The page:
Jeep Grand Cherokee Origins
The Grand Cherokee was designed essentially as a larger version of Jeep’s Cherokee model. The Jeep Grand Cherokee is known first for its design. The vehicle is built on a unibody chassis, not unlike a car rather than the traditional body-on-frame typical of most SUV models. The unibody makes it safer, easier to enter and exit, and improves handling.
The four-wheel drive of the Grand Cherokee proved to be an advantage. While many SUVs are just for show, the Grand Cherokee is perfectly capable of navigating through mud. About the Jeep Grand Cherokee
The 2012 Jeep Grand Cherokee offers improved fuel economy, among other features. Additional trim line options include the Overland Summit and the sporty SRT8.
The new Grand Cherokee has great offroad capabilities, and it has an excellent towing capacity of up to 4,700 pounds when properly equipped.
All vehicles in the 2012 line come with a standard 3.6-liter V-6 engine that produces 290 horsepower and 260 ft-lb of torque, paired with a five-speed automatic transmission. The engine is rated at 17/23 mpg city/highway. A 5.7-liter V-8 is also available, which produces an impressive 360 horsepower.
The SRT8 ups the ante with a 6.4-liter V-8, which produces 470 horsepower and 465 ft-lb of torque. The vehicle can go from 0 to 60 mph in 5.1 seconds. The engine is controlled by a five-speed automatic transmission, but it only gets 12/18 mpg city/highway.
All 2012 Grand Cherokees have standard rear-drive except the SRT8. Adjustable air suspension is available for off road driving, as well as a drive mode selector. Jeep Grand Cherokee Evolution
The first-generation Jeep Grand Cherokee was introduced in 1993 and ran until 1998. It was built on two live axles, making it extremely adept in offroad situations. The engine was available in either a V-6 or a V-8, which offers a powerful option to the consumer. The 5.2-liter V-8 engine produces 220 horsepower.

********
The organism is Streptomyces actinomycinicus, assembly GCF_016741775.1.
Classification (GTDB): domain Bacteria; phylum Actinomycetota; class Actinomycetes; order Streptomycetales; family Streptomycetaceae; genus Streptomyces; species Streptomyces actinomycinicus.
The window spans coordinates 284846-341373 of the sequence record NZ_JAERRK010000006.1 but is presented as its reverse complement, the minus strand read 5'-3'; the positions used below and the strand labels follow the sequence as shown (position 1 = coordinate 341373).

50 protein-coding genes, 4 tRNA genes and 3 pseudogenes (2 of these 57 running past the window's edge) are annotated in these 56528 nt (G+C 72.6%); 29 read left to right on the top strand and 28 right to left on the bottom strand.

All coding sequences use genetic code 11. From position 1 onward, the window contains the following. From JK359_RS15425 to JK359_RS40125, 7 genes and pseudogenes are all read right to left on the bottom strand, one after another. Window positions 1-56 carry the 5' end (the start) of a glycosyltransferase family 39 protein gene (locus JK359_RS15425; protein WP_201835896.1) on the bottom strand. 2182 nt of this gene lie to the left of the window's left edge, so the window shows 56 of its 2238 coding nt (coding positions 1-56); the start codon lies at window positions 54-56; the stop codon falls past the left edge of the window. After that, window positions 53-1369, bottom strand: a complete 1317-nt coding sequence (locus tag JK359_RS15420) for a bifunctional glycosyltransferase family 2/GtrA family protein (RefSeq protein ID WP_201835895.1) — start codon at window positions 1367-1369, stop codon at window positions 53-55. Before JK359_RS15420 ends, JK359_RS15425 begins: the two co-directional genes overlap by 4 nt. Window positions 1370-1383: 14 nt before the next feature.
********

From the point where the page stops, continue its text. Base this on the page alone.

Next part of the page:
The early Grand Cherokee was mainly available in a base SE trim line, a middle-of-the-line Laredo, and the Limited. A 5.9 Limited model was also available during the run, which has an exclusive 5.9-liter V-8 engine that produces 245 horsepower and 225 ft-lb of torque. The 1996 models had better safety equipment than earlier models.
The second generation model was available from 1999 through 2004, and is a bit smaller than the previous generation. The second generation is considered by some to be a step back for the model. Some of the build quality is weak in comparison to its predecessor. The independent axle system was also replaced by a solid axle, meaning maneuverability and stability took a hit.
A four-wheel drive model made the Grand Cherokee a better offroad vehicle in a number of ways. The base SE model was dropped and the Laredo and Limited remained. Two engines were available with the Grand Cherokee, including a 4.0-liter inline six-cylinder engine producing 195 horsepower, as well as a 4.7-liter V-8 that produced 235 horsepower. The V-8 had better fuel economy than the inline six-cylinder and performed better on streets and offroad.
Mechanical improvements were made throughout the second-generation run. A five-speed automatic transmission was introduced to the V-8 engine. In 2002, three trim lines were introduced. The Special Edition, Sport, and Overland had special packages.
The third-generation Grand Cherokee was introduced in 2005 and ran until 2010. The design of the vehicle was changed from curves to more of a box shape, and the model moved to an independent front suspension system. The vehicle seats five passengers very comfortably. Refining the ride was a key focus when Jeep brought out the third generation.
The Laredo and Limited trim lines were available, as well as a limited-edition Grand Cherokee SRT8, which had a lowered sport suspension and an upgraded 420-horsepower V-8. The standard vehicles had a 3.7-liter, 210-horsepower V-6, a 4.7-liter V-8 that produced an impressive 305 horsepower, or a 5.7-liter V-8 engine that produced 330 horsepower.